The fight against inflation should illuminate one of the most important, but often overlooked, parts of the Austrian understanding of business cycles. While a lot of the online conversation about Fed policy will often focus on the dollar's declining purchasing power or concerns about hyperinflationary environments due to central bank mismanagement, the more pressing insight is the true costs of the malinvestment that occurs in a low interest rate environment.
Artificial credit expansion means capital is invested in firms and industries that would not appear profitable without the intervention of central banks. One way we can see this manifested is in the form of zombie companies, which are firms whose operations are not profitable and that depend upon cheap debt to survive.
As Joshua Konstantinos noted on the Mises Wire in 2019:
Following the Great Recession, zombie companies became a worldwide phenomenon. Even with today’s very low interest rates; more and more companies are unable to pay the interest on their debts out of profits. According to the BIS, the share of zombie companies in the US doubled between 2007 and 2015, rising to around 10 percent of all public companies. And counterintuitively, as interest rates have fallen lower and lower the number of zombie companies has increased.
These numbers, of course, do not consider the financial frenzy that was created as a result of covid-related policies after the article was written.
An additional consequence of the Fed’s subsidization of risk in the financial system is damage done to important institutional investors. Pension funds and insurance companies, for example, have been forced to manage investment portfolios at a time when government bonds and other historically low-risk investments are yielding little. In such an environment, these institutions can either reduce payouts in the future or adjust their investments to higher-yield assets. If an aggressive increase in interest rates ends up taking down a large portion of these zombie companies, this could secondarily impact millions of Americans who never benefitted from the stock market.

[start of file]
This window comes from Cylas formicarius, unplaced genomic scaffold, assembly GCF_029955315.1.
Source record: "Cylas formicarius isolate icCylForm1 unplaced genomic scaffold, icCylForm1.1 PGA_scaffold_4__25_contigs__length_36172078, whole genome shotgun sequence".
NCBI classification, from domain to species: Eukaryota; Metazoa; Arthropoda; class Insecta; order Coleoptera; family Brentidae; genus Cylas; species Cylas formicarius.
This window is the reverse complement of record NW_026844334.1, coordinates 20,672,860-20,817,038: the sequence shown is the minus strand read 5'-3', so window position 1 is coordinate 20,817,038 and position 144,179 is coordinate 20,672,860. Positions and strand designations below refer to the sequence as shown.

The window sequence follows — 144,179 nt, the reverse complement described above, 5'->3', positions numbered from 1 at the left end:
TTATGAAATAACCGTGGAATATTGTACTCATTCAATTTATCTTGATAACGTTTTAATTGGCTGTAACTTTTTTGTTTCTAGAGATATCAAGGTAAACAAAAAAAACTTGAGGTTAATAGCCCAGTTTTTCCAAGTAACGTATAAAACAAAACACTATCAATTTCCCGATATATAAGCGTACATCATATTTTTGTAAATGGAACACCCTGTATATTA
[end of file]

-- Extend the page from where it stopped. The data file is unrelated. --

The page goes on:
It is precisely these deeper consequences to the busting of financial bubbles that inspired Ludwig von Mises to spend so much effort in trying to illustrate the consequences of central bank–fueled malinvestment. As he notes in Economic Policy:
Credit expansion is not a nostrum to make people happy. The boom it engenders must inevitably lead to a debacle and unhappiness.
The question going forward is how truly dedicated the Fed is to its campaign against price inflation. The purpose of its severe move, the largest single move in forty years, is to demonstrate a willingness to act boldly in the future—the Powell Fed has enjoyed a reputation for being willing to bring out "a bazooka," nerd speak for engaging in aggressive monetary policy. This was also an act of political necessity: $5 gas and double-digit increases in food costs is the sort of kitchen table issue to get Americans very angry at politicians and their bankers.
Will those calculations change with Americans seeing their 401(k)s draining away? Data from the Atlanta Fed is now signaling an official recession in the coming months. Will Jerome Powell be willing to increase rates with those head winds?
Only time will tell.
What we can be confident about is that the damage the Federal Reserve has done to the economy is only now being exposed. Unfortunately, the institution responsible is as blind and powerful as it has ever been.
Rate Hike Incoming
The near certainty of another 50-bps rate hike at the Federal Open Market Committee (FOMC) next week forces us to consider the monetary system in which we find ourselves; whereby currency debasement is a useful economic tool, that is until it becomes detrimental, which according to the Fed, can only be cured by rate increases.
Let’s see what the planners have been saying regarding next Wednesday's announcement. CNBC reports that Cleveland Fed President Loretta Mester claims:
…she doesn’t see ample evidence that inflation has peaked and thus is on board with supporting a series of aggressive interest rate increases.
Clearly, more pain lies ahead. Elaborating on this, she provides the following quote:
I don’t want to declare victory on inflation before I see really compelling evidence that our actions are beginning to do the work in bringing down demand in better balance with aggregate supply.
According to her, the June, July, and September meetings could see a 50-bps rate hike and that a pause on rate hikes is unlikely.
Not alone in that sentiment, San Francisco Fed President Mary Daly supports diligently raising rates until “inflation comes down to a reasonable level,” going to say:
We need to do that expeditiously, and I see a couple of 50 basis point hikes immediately in the next couple of meetings to get there… Then we need to look around and see what else is going on.
It’s unclear what she means by “what else is going on,” but it could be a recession, stock market crash, or a housing market collapse…
The Fed’s second in command also gave insight on what our future holds. Fed Vice Chair Lael Brainard said it’s unlikely the Fed will break its rate hiking cycle “anytime soon.” Strangely confident about the state of the economy, she was quoted:
We’re certainly going to do what is necessary to bring inflation back down… That’s our No. 1 challenge right now. We are starting from a position of strength. The economy has a lot of momentum.